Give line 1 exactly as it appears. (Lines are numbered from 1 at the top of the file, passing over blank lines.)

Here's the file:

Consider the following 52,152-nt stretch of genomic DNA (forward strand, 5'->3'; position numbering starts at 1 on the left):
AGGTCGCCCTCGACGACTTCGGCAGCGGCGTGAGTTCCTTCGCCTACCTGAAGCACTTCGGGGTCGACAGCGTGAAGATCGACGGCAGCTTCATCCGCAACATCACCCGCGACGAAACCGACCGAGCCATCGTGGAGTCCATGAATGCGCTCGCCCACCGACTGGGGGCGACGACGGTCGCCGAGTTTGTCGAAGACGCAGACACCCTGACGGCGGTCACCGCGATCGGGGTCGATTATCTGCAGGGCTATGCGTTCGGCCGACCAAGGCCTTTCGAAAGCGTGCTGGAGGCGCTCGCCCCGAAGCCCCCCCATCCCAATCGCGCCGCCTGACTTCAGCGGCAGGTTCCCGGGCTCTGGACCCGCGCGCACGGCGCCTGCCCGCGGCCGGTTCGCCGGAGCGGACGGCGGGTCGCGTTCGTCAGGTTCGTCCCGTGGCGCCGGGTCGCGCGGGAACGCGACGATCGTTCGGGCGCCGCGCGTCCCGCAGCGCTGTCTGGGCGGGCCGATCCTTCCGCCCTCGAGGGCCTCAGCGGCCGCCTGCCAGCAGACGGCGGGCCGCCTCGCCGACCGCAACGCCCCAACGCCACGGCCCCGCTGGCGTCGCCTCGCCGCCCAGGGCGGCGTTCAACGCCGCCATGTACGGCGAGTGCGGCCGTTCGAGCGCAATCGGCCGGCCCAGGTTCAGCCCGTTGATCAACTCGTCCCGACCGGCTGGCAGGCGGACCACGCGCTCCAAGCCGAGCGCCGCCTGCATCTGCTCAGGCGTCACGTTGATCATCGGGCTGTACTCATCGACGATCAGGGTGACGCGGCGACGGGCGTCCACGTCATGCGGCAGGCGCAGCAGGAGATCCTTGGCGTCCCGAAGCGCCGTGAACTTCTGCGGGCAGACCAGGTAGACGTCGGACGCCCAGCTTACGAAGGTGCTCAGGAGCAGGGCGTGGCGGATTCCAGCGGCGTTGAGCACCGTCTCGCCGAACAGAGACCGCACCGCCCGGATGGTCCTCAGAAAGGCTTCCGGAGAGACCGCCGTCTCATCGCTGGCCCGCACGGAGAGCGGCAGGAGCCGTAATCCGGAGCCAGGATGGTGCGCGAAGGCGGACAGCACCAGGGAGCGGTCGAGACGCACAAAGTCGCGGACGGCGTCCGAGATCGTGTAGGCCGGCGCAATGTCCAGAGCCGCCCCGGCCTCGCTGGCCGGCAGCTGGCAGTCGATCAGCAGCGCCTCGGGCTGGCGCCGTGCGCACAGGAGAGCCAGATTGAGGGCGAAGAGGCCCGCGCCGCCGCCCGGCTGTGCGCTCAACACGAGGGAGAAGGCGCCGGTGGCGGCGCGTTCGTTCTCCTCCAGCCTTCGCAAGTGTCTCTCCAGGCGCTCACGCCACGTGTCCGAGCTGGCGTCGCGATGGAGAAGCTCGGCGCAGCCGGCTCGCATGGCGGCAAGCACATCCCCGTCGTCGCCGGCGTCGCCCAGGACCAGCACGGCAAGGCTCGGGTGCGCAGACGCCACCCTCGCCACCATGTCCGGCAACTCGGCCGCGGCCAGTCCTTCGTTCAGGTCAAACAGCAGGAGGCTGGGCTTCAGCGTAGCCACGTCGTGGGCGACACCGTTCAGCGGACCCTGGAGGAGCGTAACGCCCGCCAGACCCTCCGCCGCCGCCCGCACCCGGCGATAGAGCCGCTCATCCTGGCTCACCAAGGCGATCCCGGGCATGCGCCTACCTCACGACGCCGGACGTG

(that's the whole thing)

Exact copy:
Consider the following 52,152-nt stretch of genomic DNA (forward strand, 5'->3'; position numbering starts at 1 on the left):